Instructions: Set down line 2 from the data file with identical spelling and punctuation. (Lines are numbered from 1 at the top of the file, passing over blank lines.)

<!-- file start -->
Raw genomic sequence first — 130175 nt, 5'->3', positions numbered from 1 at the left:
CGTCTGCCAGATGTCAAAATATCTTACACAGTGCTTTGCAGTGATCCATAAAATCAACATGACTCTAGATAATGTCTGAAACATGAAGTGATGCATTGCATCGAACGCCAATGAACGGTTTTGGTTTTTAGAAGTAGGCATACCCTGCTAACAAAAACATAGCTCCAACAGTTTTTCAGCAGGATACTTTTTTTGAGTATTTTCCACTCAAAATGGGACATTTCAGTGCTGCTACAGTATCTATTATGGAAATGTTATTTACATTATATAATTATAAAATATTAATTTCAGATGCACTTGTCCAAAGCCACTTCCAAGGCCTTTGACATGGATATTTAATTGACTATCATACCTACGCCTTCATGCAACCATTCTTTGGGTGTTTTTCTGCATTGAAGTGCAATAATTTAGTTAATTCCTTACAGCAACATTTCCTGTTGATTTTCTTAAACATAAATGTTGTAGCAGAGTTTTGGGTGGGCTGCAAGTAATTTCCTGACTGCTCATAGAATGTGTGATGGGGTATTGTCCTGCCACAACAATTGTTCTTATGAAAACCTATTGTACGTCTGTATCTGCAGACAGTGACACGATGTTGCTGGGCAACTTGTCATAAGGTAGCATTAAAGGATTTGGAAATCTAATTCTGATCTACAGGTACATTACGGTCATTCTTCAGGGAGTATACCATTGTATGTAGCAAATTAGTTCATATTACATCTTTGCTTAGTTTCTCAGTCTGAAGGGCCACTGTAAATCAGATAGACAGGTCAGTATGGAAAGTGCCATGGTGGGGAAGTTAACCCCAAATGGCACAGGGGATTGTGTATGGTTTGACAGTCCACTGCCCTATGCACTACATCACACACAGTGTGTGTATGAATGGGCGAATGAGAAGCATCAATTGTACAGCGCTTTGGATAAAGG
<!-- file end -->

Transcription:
CGTCTGCCAGATGTCAAAATATCTTACACAGTGCTTTGCAGTGATCCATAAAATCAACATGACTCTAGATAATGTCTGAAACATGAAGTGATGCATTGCATCGAACGCCAATGAACGGTTTTGGTTTTTAGAAGTAGGCATACCCTGCTAACAAAAACATAGCTCCAACAGTTTTTCAGCAGGATACTTTTTTTGAGTATTTTCCACTCAAAATGGGACATTTCAGTGCTGCTACAGTATCTATTATGGAAATGTTATTTACATTATATAATTATAAAATATTAATTTCAGATGCACTTGTCCAAAGCCACTTCCAAGGCCTTTGACATGGATATTTAATTGACTATCATACCTACGCCTTCATGCAACCATTCTTTGGGTGTTTTTCTGCATTGAAGTGCAATAATTTAGTTAATTCCTTACAGCAACATTTCCTGTTGATTTTCTTAAACATAAATGTTGTAGCAGAGTTTTGGGTGGGCTGCAAGTAATTTCCTGACTGCTCATAGAATGTGTGATGGGGTATTGTCCTGCCACAACAATTGTTCTTATGAAAACCTATTGTACGTCTGTATCTGCAGACAGTGACACGATGTTGCTGGGCAACTTGTCATAAGGTAGCATTAAAGGATTTGGAAATCTAATTCTGATCTACAGGTACATTACGGTCATTCTTCAGGGAGTATACCATTGTATGTAGCAAATTAGTTCATATTACATCTTTGCTTAGTTTCTCAGTCTGAAGGGCCACTGTAAATCAGATAGACAGGTCAGTATGGAAAGTGCCATGGTGGGGAAGTTAACCCCAAATGGCACAGGGGATTGTGTATGGTTTGACAGTCCACTGCCCTATGCACTACATCACACACAGTGTGTGTATGAATGGGCGAATGAGAAGCATCAATTGTACAGCGCTTTGGATAAAGG